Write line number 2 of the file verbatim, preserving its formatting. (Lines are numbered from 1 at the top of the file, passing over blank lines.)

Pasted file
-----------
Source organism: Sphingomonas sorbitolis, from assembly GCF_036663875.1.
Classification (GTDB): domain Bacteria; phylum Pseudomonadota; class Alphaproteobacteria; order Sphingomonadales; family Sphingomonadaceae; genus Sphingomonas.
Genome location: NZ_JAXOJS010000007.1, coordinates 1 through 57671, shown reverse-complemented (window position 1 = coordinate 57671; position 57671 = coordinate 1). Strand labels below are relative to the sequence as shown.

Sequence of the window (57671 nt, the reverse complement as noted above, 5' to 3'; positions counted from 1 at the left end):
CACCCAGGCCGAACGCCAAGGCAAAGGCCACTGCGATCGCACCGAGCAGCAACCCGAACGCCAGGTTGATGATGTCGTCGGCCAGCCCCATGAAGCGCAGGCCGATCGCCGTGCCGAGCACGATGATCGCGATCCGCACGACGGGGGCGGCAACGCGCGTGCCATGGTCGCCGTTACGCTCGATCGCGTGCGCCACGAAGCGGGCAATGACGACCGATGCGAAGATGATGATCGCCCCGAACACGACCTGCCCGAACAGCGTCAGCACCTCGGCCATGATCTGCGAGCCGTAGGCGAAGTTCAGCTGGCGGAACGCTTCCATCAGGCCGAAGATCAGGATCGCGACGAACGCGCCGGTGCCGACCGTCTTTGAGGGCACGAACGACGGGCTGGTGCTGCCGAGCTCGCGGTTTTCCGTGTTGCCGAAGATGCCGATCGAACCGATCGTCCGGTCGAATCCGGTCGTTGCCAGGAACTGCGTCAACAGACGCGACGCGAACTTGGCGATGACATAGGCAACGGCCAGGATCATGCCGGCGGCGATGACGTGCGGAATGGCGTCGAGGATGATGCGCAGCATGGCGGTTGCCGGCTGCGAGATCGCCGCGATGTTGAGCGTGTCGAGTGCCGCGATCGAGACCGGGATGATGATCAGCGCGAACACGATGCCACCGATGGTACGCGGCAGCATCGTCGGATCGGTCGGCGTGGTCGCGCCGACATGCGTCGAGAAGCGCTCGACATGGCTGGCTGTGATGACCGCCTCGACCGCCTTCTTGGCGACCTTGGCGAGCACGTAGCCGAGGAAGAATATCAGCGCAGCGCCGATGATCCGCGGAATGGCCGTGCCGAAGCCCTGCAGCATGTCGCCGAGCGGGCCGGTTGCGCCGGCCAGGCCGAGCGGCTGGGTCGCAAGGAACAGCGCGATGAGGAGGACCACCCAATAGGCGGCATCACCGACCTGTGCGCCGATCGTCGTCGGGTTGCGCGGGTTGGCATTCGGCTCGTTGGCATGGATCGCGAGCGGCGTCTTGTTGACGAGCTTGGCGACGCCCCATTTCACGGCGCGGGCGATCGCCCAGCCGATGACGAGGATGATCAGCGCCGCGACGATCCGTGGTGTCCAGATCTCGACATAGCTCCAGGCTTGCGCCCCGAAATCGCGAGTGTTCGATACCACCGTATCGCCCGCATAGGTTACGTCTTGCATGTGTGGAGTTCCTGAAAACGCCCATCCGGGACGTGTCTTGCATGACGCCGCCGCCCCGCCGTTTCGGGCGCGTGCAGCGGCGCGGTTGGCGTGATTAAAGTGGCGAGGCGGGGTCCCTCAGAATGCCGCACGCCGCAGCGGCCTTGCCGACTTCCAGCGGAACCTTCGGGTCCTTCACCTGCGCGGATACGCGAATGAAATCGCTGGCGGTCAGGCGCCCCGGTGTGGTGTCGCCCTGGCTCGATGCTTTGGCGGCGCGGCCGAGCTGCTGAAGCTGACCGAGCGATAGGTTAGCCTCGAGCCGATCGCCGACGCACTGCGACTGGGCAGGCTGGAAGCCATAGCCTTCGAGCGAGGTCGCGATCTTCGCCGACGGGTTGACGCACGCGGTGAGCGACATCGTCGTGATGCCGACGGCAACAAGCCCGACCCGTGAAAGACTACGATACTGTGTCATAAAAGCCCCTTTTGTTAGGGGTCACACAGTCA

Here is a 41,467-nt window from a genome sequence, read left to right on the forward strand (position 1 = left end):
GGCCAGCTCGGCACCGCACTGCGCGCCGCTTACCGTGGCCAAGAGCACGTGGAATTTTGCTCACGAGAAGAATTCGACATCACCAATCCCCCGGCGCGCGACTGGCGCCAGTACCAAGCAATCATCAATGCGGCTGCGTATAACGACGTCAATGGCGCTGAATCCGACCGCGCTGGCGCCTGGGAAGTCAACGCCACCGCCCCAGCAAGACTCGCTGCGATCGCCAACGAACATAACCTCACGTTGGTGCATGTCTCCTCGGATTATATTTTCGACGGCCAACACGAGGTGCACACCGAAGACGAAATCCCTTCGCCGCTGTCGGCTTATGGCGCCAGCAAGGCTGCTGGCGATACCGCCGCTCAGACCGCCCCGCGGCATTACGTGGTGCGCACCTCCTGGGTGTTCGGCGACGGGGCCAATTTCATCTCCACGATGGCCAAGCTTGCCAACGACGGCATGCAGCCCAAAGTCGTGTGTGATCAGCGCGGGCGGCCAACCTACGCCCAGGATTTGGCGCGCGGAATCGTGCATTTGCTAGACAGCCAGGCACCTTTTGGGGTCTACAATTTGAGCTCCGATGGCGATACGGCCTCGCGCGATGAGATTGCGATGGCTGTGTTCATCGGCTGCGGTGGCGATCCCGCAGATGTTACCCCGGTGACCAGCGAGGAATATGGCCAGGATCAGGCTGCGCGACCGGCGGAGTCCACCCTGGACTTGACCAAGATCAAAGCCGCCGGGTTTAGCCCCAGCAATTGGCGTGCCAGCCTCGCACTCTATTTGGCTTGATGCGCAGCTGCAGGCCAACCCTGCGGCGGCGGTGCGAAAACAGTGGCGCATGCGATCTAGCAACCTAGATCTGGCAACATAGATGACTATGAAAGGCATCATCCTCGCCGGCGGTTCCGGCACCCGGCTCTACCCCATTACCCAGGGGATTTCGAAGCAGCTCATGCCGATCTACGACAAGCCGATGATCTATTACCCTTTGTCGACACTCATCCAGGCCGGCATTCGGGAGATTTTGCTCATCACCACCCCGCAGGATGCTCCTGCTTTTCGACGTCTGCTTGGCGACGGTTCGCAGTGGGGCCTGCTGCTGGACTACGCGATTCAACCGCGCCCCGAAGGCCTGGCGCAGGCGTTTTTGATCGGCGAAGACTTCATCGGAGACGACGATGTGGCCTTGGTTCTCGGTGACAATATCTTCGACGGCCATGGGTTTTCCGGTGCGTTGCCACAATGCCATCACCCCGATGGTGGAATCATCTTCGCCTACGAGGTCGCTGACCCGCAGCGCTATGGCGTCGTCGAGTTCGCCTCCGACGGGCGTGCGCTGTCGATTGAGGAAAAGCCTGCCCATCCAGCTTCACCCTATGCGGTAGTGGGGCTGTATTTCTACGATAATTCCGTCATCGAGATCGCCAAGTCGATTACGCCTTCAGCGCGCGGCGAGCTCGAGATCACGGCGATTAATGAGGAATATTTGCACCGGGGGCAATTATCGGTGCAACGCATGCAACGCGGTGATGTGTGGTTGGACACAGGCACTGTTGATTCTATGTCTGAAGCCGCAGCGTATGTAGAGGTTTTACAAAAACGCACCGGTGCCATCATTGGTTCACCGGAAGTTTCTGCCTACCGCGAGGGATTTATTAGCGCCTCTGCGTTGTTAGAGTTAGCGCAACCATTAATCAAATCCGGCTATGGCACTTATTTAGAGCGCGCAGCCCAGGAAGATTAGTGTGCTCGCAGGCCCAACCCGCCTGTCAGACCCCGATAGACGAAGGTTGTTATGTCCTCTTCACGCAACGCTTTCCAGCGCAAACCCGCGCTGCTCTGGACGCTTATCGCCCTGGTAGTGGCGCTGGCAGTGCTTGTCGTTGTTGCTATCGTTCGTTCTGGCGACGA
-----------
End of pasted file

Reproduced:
Classification (GTDB): domain Bacteria; phylum Pseudomonadota; class Alphaproteobacteria; order Sphingomonadales; family Sphingomonadaceae; genus Sphingomonas.